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Sara Foss's Thinking It Through
by Sara Foss

Thinking It Through

A Daily Gazette life blog
Her column and blog rolled into one

Watching “Warm Bodies”

Just yesterday, I found myself explaining why vampires are more interesting than zombies to my colleagues. “Vampires often have a tragic backstory,” I said. “They have personalities and motivations. Zombies don’t have any of those things. They just shuffle around and eat people.”

However, there are exceptions: The new zombie romantic comedy “Warm Bodies” suggests that zombies can think and feel — that they can, in fact, be interesting. Which is actually a pretty radical twist on the zombie genre, and one that I initially had a hard time accepting. But “Warm Bodies” is cute and likable, and I found my objections melting away. It doesn’t hurt that our protagonist, a teen zombie named R, is played by Nicholas Hoult, a cute and likable actor.

Directed by Jonathan Levine, “Warm Bodies” is the only movie I can think of that tells its story from the point of view of the zombie. R tells us his story as he shuffles around the abandoned airport that he and hundreds of other zombies call home. We learn that he cannot remember who he was before he was killed by a zombie, or his name, or much of anything about himself, but that he enjoys listening to vinyl records and looking at old photographs. He is, in other words, a hipster zombie.

When it comes time to feed, R joins up with a pack of zombies and heads out into the city, searching for humans. The humans live in a walled-off compound, but teams of zombie hunters occasionally set forth with the goal of killing as many zombies as possible. And when R encounters the zombie-hunting Julie (Teresa Palmer), it’s love at first sight. Of course, this being a zombie movie, R kills Julie’s boyfriend (Dave Franco) and eats his brain, which allows him to access and experience the boyfriend’s memories.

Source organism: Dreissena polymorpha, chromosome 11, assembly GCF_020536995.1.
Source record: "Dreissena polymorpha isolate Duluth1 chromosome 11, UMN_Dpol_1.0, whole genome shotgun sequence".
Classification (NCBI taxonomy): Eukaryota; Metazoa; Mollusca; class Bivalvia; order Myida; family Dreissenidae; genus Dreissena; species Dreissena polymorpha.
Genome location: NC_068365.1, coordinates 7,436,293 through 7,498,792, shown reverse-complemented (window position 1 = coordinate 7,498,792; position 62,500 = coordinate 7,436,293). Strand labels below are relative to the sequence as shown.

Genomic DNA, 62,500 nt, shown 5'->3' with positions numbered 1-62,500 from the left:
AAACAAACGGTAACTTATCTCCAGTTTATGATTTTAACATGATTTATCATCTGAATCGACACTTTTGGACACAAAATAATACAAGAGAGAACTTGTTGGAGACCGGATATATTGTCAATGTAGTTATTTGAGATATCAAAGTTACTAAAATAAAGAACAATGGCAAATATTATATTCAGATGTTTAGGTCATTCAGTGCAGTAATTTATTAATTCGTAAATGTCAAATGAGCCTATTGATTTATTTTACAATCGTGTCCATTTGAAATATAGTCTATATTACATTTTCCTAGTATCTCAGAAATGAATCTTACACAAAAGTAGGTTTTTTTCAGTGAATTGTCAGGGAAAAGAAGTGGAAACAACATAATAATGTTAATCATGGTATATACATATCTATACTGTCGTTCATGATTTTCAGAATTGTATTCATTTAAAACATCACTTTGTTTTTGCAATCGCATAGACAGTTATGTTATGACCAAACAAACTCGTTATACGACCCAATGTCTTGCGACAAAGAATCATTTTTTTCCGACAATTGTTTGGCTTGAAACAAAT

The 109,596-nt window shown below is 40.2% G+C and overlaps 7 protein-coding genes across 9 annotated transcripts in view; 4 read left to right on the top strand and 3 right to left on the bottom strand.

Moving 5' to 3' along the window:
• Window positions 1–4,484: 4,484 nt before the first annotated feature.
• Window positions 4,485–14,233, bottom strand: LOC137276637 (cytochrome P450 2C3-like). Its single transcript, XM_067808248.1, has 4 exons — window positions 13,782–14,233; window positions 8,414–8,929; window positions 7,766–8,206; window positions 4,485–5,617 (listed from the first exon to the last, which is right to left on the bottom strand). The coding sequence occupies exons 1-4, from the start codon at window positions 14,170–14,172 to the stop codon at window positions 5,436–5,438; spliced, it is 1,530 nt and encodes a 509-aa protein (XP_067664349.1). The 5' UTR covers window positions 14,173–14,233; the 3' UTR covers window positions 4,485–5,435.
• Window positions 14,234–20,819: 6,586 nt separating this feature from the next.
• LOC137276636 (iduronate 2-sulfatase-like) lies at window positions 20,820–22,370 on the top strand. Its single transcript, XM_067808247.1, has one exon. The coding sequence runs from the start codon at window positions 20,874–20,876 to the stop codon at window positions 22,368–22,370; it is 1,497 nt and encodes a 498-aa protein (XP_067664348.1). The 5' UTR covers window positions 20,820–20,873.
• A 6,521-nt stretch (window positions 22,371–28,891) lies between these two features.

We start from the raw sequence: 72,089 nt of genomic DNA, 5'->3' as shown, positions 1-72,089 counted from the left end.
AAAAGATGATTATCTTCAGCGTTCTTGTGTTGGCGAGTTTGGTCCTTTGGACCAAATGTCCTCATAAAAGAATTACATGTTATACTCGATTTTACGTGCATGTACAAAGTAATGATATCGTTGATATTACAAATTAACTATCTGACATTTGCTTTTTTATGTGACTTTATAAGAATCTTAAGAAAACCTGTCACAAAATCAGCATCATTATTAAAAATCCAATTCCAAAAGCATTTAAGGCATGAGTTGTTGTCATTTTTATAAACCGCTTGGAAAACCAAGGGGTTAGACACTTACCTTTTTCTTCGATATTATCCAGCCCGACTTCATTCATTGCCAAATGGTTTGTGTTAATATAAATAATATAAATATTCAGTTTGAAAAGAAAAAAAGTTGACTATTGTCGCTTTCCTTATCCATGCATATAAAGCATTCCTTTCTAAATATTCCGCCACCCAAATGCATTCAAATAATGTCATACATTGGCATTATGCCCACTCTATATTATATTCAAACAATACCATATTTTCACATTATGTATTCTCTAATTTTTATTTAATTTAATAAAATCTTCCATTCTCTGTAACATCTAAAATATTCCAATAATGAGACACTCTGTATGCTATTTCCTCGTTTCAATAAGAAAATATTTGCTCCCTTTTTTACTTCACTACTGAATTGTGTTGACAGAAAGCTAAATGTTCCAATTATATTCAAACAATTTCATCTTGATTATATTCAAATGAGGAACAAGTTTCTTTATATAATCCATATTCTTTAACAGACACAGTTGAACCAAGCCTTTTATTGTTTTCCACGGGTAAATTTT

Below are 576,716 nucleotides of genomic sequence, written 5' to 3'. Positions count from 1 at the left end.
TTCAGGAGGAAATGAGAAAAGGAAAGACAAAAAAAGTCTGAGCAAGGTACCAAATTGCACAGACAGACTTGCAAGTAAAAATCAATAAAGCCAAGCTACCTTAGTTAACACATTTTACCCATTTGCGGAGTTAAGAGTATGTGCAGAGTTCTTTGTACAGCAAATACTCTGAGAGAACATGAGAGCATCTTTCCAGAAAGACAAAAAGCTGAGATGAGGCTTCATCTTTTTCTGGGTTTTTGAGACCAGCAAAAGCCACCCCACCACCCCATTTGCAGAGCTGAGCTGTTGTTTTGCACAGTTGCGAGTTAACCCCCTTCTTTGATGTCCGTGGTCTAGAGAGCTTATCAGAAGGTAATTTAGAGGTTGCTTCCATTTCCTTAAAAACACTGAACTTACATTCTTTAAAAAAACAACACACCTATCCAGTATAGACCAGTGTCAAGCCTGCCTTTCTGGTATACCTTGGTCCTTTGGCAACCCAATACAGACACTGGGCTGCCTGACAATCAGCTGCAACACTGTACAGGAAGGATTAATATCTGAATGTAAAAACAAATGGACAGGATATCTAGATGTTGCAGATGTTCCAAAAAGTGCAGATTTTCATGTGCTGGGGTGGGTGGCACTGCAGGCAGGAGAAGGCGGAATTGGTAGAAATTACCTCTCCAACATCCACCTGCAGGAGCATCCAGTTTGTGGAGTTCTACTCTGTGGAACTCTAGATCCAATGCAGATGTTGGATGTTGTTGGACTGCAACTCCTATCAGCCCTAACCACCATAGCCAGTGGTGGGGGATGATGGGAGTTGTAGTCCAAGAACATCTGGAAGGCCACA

“Warm Bodies” is clever and sweet — at times, a little too clever and sweet. For instance, R’s self-aware, ironic narration raises questions: Are zombies capable of intelligent and rational thought, but incapable of expressing themselves? How is it that R can think such witty things, but can’t communicate with his best friend (Rob Corddry) in anything other than a soulful grunt? And the film’s best moments mostly come in the first half, when the film’s unusual combination of romance, comedy, violence and horror work to keep viewers slightly off kilter. Yes, R is sweet, but he’s also capable of murder, and “Warm Bodies” is most interesting when it explores this dynamic.

The more time R spends with Julie, SPOILER ALERT! DO NOT READ ANY FURTHER IF YOU DO NOT WANT TO KNOW WHAT HAPPENS! the more human he becomes, and the change is contagious; when R and Julie cross paths with R’s zombie pals, the zombie pals also begin to feel more human. This leads to the film’s optimistic climax, in which the zombies join forces with the humans to defeat a dangerous breed of skeletal super-zombies known as Bonies, and humans and zombies learn to live side by side. In the end, the way to defeat the zombies is to shower them with compassion, rather than shoot them in the head. The film’s simple message can basically be summed up in three words: Love conquers all.

“Warm Bodies” is a likable, if minor, entry in the small zombie comedy subgenre that includes “Shaun of the Dead” and “Zombieland.” It isn’t quite as sharp or clever as either of those films, but it contains moments that are truly funny (the moment R first sees Julie made me laugh out loud) and even moving. Toward the end, the film’s goodheartedness is something of a liability: As “Warm Bodies” becomes less edgy, it also becomes less interesting, though Hoult and Palmer are a fun pair, and I never tired of watching them. (I’ve been a fan of Hoult ever since watching him in the British TV show “Skins.”)

By the end of the film, R is a real boy again, which neatly skirts the unsettling question of whether a person can really fall in love with a rotting corpse. In a way, “Warm Bodies” is one of the most optimistic films in recent memory, convinced of the basic goodness of humans (and zombies). I remain skeptical that zombies can really change for the better (I’m more of a “Dawn of the Dead” type of person), but thanks to “Warm Bodies, I’m open to the possibility.

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